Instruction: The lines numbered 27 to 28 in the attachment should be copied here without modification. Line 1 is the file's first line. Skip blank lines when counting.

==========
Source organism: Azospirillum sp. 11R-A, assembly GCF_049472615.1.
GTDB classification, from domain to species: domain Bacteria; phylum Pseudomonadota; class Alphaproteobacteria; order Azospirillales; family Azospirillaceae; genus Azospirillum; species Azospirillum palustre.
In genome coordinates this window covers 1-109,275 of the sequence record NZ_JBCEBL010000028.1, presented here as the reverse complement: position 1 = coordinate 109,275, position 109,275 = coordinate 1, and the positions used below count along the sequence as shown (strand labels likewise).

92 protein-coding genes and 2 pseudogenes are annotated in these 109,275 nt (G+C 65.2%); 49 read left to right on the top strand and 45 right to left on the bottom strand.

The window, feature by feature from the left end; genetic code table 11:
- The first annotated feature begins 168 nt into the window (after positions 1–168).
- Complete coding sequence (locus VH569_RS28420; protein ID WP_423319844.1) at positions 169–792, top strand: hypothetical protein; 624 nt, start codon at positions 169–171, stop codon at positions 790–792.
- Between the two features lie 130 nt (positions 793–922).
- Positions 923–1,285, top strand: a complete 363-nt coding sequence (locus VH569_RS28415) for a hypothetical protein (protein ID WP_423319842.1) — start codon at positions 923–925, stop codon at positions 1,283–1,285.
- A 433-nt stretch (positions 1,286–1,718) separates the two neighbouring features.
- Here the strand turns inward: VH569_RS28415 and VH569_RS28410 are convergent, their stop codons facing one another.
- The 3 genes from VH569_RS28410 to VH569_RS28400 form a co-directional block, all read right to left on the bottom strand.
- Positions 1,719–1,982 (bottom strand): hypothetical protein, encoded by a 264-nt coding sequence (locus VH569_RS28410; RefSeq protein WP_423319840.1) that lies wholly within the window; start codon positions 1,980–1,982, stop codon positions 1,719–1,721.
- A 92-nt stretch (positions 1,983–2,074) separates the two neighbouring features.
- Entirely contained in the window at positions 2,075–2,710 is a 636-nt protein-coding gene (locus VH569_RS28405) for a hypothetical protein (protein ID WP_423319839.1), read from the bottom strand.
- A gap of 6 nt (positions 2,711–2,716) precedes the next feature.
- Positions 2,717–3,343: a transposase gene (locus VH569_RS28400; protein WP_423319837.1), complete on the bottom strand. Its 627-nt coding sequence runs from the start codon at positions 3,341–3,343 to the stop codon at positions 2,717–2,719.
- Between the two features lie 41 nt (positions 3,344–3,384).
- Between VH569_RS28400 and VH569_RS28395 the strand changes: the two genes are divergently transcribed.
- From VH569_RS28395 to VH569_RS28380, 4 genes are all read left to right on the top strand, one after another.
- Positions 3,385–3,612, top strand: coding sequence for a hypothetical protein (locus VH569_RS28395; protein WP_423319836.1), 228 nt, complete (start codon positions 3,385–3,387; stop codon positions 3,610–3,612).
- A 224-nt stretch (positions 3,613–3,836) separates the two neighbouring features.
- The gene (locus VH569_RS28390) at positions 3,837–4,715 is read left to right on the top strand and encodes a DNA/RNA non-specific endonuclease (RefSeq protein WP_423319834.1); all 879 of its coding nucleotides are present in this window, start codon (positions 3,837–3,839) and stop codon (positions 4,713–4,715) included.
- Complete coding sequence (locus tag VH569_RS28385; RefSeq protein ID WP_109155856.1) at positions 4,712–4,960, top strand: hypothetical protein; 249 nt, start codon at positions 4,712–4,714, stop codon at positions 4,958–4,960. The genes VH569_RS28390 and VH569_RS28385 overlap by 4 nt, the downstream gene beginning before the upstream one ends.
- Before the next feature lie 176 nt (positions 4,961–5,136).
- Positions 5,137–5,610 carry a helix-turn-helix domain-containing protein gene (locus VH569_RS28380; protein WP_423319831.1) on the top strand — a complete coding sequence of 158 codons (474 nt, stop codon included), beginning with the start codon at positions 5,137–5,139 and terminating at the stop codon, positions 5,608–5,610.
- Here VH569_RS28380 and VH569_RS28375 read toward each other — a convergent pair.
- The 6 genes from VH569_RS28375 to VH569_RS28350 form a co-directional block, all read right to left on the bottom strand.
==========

- Here VH569_RS28380 and VH569_RS28375 read toward each other — a convergent pair.
- The 6 genes from VH569_RS28375 to VH569_RS28350 form a co-directional block, all read right to left on the bottom strand.